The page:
• Do bilinguals stutter more? I think it’s safe to say no. An ELVS paper on stuttering (perhaps the best designed/controlled study of its type) found bilingualism or speaking a language other than English not to be a predictor of stuttering (n>1500) [1].
  • Are bilinguals less likely to recover? This is more controversial. One study of 38 children found bilingualism to be an risk factor for persistence of stuttering [2]. This seems suspect to me, if only because it should be easy to see if stuttering is more prevalent in adulthood in linguistically rich countries where many are bilingual (say, Switzerland) as opposed to reasonably resolutely monolingual countries (like Australia).
  • Can monolingual clinicians treat bilingual clients? Here I will defer to my anecdotal experience in the next section of this post.

Client X

It’s difficult to say too much about client X without revealing confidential information. Suffice to say that they had stuttered from early childhood, and spoke five languages: three widely spoken Indo-Aryan languages, Arabic and English.


We began by taking a detailed language history. We asked X which languages they spoke, where they had learned them, when they used them today, whether they understood/spoke/read/wrote better in any, and if their stuttering was better in any of the languages. X reported that they spoke most fluently in English, but thought this was because they spoke English at home and work, and only used their other languages on the phone home. X stuttered in each language, and the loci of the stuttering appeared to be common (word initial glides, stops and fricatives). We did not take an initial rating in X’s other languages, as X believed delivering monologues in these languages was not representative of their usual verbal requirements.


I did a little research into the phonology of X’s languages (Wikipedia normally has great summaries). X’s primary language distinguishes four voicing types for each stop:

  1. tenuis, as /p/, which is like p in English spin
  2. voiced, as /b/, which is like b in English bin
  3. aspirated, as /pʰ/, which is like p in English pin, and
  4. murmured, as /bʱ/. [according to Wikipedia]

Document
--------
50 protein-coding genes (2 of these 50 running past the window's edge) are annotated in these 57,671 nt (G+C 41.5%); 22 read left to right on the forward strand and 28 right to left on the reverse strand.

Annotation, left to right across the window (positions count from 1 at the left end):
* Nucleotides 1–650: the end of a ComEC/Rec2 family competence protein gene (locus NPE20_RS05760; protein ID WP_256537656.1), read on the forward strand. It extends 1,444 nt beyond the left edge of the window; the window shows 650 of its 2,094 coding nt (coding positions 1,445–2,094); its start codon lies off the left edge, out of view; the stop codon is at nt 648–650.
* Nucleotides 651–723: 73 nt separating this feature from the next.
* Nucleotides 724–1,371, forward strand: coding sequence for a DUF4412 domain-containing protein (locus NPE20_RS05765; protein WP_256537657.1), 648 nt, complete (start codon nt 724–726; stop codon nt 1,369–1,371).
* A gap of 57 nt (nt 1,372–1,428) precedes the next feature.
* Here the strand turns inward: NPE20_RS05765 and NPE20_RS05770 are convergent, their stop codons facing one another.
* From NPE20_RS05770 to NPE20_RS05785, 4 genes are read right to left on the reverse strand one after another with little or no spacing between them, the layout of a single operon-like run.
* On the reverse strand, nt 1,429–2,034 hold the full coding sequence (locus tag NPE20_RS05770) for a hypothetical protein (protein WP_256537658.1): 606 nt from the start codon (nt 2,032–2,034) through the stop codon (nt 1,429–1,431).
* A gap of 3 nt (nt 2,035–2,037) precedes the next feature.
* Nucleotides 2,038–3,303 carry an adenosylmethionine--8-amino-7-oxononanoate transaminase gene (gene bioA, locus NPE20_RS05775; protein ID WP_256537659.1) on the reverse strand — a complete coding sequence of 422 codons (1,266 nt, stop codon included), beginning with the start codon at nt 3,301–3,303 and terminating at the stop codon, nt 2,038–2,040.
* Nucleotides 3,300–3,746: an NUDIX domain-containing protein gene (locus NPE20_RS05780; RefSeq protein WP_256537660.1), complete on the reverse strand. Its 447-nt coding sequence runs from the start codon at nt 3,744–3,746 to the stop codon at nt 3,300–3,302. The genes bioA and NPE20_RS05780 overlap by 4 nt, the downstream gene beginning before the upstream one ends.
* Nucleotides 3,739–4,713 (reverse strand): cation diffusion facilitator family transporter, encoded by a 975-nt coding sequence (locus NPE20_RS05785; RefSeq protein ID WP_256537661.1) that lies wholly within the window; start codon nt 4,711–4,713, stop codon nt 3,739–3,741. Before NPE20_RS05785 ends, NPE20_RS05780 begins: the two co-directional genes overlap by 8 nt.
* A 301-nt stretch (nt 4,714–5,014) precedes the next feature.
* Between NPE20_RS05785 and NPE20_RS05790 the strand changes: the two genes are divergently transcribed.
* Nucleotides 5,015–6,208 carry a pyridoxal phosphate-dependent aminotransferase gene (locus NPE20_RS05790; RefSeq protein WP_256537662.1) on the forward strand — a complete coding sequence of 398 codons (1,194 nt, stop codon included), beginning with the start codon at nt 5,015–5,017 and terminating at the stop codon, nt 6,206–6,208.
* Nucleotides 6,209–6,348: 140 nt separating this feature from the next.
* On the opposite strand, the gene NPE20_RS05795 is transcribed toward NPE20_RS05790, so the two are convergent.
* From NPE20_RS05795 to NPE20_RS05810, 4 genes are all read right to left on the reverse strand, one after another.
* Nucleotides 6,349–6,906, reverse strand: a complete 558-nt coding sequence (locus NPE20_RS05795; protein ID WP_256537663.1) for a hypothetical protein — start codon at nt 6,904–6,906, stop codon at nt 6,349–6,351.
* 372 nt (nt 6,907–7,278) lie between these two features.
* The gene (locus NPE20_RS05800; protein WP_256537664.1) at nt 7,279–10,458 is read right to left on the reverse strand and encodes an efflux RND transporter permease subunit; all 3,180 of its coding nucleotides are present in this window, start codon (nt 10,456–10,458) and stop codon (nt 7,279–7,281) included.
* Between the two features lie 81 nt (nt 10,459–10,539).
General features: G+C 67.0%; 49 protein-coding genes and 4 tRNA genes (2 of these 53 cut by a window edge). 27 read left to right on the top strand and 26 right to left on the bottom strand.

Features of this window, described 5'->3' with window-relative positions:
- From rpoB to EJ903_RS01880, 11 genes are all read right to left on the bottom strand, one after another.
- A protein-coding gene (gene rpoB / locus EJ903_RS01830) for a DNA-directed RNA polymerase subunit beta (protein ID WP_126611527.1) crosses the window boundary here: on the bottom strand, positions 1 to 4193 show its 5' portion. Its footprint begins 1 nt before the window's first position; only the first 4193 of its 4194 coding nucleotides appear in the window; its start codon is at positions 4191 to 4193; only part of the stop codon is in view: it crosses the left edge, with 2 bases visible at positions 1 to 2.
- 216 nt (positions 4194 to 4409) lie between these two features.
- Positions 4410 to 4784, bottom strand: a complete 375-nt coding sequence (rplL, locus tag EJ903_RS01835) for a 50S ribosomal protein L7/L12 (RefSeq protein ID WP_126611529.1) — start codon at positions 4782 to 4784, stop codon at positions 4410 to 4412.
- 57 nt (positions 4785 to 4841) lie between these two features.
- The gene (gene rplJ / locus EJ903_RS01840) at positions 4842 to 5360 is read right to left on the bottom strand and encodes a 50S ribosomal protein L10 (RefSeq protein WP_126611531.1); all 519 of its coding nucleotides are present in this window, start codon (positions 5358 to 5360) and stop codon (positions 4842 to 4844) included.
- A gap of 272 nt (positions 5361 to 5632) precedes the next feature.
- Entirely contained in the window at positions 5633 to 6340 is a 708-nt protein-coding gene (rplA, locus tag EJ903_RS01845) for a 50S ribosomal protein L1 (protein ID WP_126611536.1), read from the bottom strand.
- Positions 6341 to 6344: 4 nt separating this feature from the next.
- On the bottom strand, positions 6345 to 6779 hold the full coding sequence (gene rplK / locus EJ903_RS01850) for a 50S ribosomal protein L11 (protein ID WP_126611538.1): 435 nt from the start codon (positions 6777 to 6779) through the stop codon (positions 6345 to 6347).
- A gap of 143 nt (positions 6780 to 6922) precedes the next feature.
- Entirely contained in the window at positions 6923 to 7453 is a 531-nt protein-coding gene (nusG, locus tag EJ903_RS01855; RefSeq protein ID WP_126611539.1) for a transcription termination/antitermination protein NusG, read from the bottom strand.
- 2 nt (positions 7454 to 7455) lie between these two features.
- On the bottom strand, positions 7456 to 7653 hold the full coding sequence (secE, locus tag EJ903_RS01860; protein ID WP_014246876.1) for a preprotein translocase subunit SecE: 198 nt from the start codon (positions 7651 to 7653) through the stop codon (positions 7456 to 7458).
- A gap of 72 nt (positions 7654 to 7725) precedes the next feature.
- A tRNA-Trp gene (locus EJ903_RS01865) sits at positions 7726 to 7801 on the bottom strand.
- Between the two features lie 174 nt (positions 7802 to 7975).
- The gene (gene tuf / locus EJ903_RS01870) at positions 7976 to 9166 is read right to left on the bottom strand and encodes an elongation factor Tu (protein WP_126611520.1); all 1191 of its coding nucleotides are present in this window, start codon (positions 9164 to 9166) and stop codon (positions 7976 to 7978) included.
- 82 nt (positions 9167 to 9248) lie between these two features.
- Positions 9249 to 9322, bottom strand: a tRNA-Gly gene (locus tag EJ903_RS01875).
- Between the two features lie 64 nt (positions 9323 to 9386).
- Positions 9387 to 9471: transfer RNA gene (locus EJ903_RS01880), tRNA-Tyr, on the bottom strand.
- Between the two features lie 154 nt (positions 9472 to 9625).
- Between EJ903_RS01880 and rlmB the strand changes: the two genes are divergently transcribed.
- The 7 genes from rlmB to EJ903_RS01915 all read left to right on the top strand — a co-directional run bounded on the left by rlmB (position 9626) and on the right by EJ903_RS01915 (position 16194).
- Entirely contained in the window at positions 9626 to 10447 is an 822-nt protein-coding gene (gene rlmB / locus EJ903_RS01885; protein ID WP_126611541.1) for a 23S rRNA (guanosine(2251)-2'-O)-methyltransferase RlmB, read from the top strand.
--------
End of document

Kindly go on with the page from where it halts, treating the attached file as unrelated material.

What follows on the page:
English distinguishes two, which are generalised to voiced and unvoiced, although English stop allophones encompass many more possibilities.

X’s stops in English were tense and explosive, and led to the characteristic ‘choppy’ sound of the speech stream associated with Indo-Aryan speakers who speak English. This presented a problem for the smooth speech treatment, which relies on gentle onsets – For my client, using the gentle onsets in Hindi would cause the stops to sound murmured, and would possibly change the meaning of the word. Much of the week involved softening and elongating X’s utterance-initial syllables, something they found quite difficult due to the bilingual interference. Tasks were completed in all of X’s languages, and luckily their were other clients who could converse with them in multiple languages (us clinicians felt fairly linguistically inadequate by comparison).

By the end of the week, X found a happy medium in their native language and English between not saying the right word and being ‘explosive’, and the end result was rewarding for them to see.


  1. Reilly, S., Onslow, M., Packman, A., Cini, E., Conway, L., Ukoumunne, O. C., . . . Wake, M. (2013). Natural history of stuttering to 4 years of age: a prospective community-based study. Pediatrics, 132(3), 460-467. doi: 10.1542/peds.2012-3067
  2. P. Howell, S. Davis, R. Williams. (2009). The effects of bilingualism on speakers who stutter during late childhood. Archives of Disease in Childhood, 94 (2009), 42–46. doi:10.1136/adc.2007.134114

Deconstructing Interventions

A throwaway remark by my Audiology lecturer caught me by surprise. She said that she sits behind children when training them after they receive a cochlear implant in order that they not rely on visual cues when learning to discriminate speech sounds.